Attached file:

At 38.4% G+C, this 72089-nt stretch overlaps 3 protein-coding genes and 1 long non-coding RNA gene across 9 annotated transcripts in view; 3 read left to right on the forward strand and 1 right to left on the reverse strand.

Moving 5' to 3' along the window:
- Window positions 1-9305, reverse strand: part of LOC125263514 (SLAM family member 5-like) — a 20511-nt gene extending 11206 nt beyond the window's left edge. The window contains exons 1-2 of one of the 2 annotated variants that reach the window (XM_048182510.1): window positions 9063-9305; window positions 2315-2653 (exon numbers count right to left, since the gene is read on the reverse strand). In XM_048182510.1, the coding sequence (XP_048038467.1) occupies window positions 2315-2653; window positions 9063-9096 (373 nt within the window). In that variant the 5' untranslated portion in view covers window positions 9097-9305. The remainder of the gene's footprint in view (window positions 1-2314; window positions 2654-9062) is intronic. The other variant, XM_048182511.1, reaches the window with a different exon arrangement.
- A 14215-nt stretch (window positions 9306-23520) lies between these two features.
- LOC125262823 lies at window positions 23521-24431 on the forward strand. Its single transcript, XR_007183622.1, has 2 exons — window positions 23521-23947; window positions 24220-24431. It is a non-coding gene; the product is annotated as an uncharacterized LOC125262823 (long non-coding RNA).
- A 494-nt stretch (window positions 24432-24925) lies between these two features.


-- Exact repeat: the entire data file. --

At 38.4% G+C, this 72089-nt stretch overlaps 3 protein-coding genes and 1 long non-coding RNA gene across 9 annotated transcripts in view; 3 read left to right on the forward strand and 1 right to left on the reverse strand.

Moving 5' to 3' along the window:
- Window positions 1-9305, reverse strand: part of LOC125263514 (SLAM family member 5-like) — a 20511-nt gene extending 11206 nt beyond the window's left edge. The window contains exons 1-2 of one of the 2 annotated variants that reach the window (XM_048182510.1): window positions 9063-9305; window positions 2315-2653 (exon numbers count right to left, since the gene is read on the reverse strand). In XM_048182510.1, the coding sequence (XP_048038467.1) occupies window positions 2315-2653; window positions 9063-9096 (373 nt within the window). In that variant the 5' untranslated portion in view covers window positions 9097-9305. The remainder of the gene's footprint in view (window positions 1-2314; window positions 2654-9062) is intronic. The other variant, XM_048182511.1, reaches the window with a different exon arrangement.
- A 14215-nt stretch (window positions 9306-23520) lies between these two features.
- LOC125262823 lies at window positions 23521-24431 on the forward strand. Its single transcript, XR_007183622.1, has 2 exons — window positions 23521-23947; window positions 24220-24431. It is a non-coding gene; the product is annotated as an uncharacterized LOC125262823 (long non-coding RNA).
- A 494-nt stretch (window positions 24432-24925) lies between these two features.